Neither art nor science — a peculiar product philosophy

I am starting to think I need to stop referring to myself as a ‘product manager’ as increasingly I find myself wondering where I fit in to the profession.

a systematically organised body of knowledge on a particular subject.

On the one hand there is an increasing trend of cookie cutter product ‘owners’ educated in the Scrum method and proudly displaying their certificates. This is a process driven, systematic approach to the mechanics of ‘product’. There are certainly some benefits to the consistency of approach this provides organisations and individuals but it isn’t something I am comfortable with or to be honest that interested in.

There is a bottomless pit of tools, frameworks, systems, approaches, processes and techniques just out there waiting to be dipped into. No two teams are the same nor are any two products when you get into it so I want to just reach for the best tools for the job on the team for the people in front of me. I want to control the ways of working to get the best results — not follow a path written by someone who never met me and my team.

There is also a growing trend for metrics driven product management. I am torn about this — I like the idea of being ‘data informed’ (I’m a big fan of the Jim Barksdale quote → “If we have data, let’s look at data. If all we have are opinions, let’s go with mine.”) but I do think there is a certain tyranny with metrics and they should be used carefully and sparingly — remember ‘lies, damned lies and statistics’.

works produced by human creative skill and imagination.

That said I am also not someone who is able to rely on instincts and ‘gut feel’ despite what I sometimes seem to be suggesting! There is definitely a need for creative thinking and imagination in ‘product’ work — you need to visualise and articulate that vision, find the words to communicate to everyone involved and sometimes fill in the gaps when all you have to show are lines of code and Post-It notes. This is nearer art than science and it isn’t something that is adequately covered in those ‘certifications’.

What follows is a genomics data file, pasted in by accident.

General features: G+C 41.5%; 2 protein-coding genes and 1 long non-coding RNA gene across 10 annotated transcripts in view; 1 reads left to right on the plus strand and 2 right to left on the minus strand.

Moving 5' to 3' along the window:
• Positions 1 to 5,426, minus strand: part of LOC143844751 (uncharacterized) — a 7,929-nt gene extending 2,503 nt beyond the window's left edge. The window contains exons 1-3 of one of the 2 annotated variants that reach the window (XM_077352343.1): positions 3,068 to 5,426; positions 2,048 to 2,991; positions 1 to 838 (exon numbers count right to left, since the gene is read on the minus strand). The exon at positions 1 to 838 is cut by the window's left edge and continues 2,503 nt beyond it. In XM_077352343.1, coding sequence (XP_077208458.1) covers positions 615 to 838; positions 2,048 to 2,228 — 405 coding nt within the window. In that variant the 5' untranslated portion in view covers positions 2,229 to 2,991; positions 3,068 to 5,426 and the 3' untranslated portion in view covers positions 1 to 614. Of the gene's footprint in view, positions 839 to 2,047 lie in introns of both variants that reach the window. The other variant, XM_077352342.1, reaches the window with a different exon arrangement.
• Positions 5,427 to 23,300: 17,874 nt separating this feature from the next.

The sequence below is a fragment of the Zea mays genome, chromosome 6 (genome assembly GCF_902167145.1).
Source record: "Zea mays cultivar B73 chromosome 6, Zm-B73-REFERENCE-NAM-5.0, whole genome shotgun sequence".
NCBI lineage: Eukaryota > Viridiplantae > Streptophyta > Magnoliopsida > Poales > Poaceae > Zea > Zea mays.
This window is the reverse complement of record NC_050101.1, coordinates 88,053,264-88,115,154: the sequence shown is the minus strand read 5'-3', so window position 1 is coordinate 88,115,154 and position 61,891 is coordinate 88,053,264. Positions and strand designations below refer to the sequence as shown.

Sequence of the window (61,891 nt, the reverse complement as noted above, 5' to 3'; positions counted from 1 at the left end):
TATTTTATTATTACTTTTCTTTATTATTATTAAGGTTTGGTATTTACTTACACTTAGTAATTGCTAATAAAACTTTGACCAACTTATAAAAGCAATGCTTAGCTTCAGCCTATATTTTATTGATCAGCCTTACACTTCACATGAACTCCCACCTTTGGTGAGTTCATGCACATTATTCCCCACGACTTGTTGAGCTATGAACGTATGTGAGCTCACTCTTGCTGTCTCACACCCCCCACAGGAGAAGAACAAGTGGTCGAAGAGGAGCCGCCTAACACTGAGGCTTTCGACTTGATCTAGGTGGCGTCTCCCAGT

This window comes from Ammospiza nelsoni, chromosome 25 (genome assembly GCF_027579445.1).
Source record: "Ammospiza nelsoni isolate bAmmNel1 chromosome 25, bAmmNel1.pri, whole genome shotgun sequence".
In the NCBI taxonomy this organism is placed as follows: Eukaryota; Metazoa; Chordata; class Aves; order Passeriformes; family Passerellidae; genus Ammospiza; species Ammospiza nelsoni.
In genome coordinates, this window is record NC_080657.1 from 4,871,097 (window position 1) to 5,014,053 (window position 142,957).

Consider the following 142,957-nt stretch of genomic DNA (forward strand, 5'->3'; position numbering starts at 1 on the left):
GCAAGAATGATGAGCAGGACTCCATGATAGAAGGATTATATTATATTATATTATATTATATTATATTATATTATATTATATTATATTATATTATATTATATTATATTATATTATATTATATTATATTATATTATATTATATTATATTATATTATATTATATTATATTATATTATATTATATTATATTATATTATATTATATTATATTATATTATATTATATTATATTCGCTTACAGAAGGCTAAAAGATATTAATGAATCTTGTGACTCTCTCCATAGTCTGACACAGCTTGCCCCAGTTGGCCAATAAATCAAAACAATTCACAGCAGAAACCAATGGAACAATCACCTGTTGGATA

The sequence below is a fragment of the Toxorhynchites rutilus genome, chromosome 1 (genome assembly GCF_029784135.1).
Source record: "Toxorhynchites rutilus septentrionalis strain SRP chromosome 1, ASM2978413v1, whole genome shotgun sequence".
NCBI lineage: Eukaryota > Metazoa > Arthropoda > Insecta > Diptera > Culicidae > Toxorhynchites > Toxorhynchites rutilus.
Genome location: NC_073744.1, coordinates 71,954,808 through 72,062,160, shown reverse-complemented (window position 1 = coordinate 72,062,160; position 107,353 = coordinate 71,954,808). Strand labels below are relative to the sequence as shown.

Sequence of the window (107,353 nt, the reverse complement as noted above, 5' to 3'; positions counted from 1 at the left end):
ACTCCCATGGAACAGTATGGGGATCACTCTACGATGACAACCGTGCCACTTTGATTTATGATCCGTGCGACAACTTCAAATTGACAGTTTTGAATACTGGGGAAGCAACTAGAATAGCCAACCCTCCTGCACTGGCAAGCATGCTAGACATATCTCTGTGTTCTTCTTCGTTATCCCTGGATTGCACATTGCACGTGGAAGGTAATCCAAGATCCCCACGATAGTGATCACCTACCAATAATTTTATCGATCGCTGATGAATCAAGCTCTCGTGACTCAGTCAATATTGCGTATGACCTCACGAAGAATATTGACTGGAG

Being creative alone isn’t enough though — it needs reigning in. You need the constraints of a ‘minimal viable bureaucracy’ to give things guard rails and structure.

a theory or attitude that acts as a guiding principle for behaviour.

My favourite take on being a product person in public service came from Ross Ferguson — it is these principles that underpin my whole philosophy and it is a philosophy I follow rather than anything else — it is an ‘attitude that acts as a guiding principle for behaviour.’ I don’t always live up to it but this is how I try to work and what I try to pass on to other product people transitioning from other roles →

  • Lead without authority
  • Take blame, give credit away
  • Make good decisions with imperfect information
  • Prepare for what’s next
  • Navigate through mistakes and crises
  • Operate optimally under pressure
  • Prioritise people

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